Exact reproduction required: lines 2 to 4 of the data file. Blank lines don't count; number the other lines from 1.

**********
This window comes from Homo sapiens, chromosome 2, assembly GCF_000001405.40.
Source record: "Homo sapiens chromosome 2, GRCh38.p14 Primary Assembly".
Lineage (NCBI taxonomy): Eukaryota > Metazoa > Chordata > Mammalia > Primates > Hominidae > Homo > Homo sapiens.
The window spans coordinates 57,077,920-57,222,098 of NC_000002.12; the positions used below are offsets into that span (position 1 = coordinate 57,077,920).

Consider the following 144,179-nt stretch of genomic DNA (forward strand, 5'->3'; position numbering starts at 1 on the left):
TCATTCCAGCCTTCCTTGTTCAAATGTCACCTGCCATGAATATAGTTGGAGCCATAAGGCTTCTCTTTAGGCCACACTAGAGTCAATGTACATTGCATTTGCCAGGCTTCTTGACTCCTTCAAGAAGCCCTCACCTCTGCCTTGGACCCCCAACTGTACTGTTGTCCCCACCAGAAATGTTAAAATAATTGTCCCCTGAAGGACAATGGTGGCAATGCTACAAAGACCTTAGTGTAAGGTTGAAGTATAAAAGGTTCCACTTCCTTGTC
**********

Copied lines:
Source record: "Homo sapiens chromosome 2, GRCh38.p14 Primary Assembly".
Lineage (NCBI taxonomy): Eukaryota > Metazoa > Chordata > Mammalia > Primates > Hominidae > Homo > Homo sapiens.
The window spans coordinates 57,077,920-57,222,098 of NC_000002.12; the positions used below are offsets into that span (position 1 = coordinate 57,077,920).